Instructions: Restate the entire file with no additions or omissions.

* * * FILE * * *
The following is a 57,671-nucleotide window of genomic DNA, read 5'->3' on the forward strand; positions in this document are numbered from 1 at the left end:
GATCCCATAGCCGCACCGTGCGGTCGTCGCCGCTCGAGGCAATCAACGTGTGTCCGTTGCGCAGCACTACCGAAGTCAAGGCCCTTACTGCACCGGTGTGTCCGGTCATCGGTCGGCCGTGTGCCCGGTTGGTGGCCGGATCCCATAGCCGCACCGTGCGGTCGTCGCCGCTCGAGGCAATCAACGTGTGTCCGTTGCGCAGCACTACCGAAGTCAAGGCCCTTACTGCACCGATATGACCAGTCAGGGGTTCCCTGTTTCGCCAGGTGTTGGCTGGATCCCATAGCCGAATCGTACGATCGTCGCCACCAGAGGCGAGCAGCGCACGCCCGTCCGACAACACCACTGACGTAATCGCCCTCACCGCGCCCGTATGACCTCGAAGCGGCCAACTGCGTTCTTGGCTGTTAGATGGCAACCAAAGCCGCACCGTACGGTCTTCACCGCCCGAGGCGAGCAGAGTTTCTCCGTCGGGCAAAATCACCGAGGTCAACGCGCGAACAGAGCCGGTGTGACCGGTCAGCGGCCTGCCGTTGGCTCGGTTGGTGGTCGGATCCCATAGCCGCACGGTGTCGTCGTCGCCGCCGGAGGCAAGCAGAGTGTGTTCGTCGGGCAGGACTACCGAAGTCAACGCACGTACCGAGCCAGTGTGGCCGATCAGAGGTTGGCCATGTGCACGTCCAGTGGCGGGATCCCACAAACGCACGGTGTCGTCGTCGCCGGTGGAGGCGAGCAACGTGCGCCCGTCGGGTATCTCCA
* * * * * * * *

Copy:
The following is a 57,671-nucleotide window of genomic DNA, read 5'->3' on the forward strand; positions in this document are numbered from 1 at the left end:
GATCCCATAGCCGCACCGTGCGGTCGTCGCCGCTCGAGGCAATCAACGTGTGTCCGTTGCGCAGCACTACCGAAGTCAAGGCCCTTACTGCACCGGTGTGTCCGGTCATCGGTCGGCCGTGTGCCCGGTTGGTGGCCGGATCCCATAGCCGCACCGTGCGGTCGTCGCCGCTCGAGGCAATCAACGTGTGTCCGTTGCGCAGCACTACCGAAGTCAAGGCCCTTACTGCACCGATATGACCAGTCAGGGGTTCCCTGTTTCGCCAGGTGTTGGCTGGATCCCATAGCCGAATCGTACGATCGTCGCCACCAGAGGCGAGCAGCGCACGCCCGTCCGACAACACCACTGACGTAATCGCCCTCACCGCGCCCGTATGACCTCGAAGCGGCCAACTGCGTTCTTGGCTGTTAGATGGCAACCAAAGCCGCACCGTACGGTCTTCACCGCCCGAGGCGAGCAGAGTTTCTCCGTCGGGCAAAATCACCGAGGTCAACGCGCGAACAGAGCCGGTGTGACCGGTCAGCGGCCTGCCGTTGGCTCGGTTGGTGGTCGGATCCCATAGCCGCACGGTGTCGTCGTCGCCGCCGGAGGCAAGCAGAGTGTGTTCGTCGGGCAGGACTACCGAAGTCAACGCACGTACCGAGCCAGTGTGGCCGATCAGAGGTTGGCCATGTGCACGTCCAGTGGCGGGATCCCACAAACGCACGGTGTCGTCGTCGCCGGTGGAGGCGAGCAACGTGCGCCCGTCGGGTATCTCCA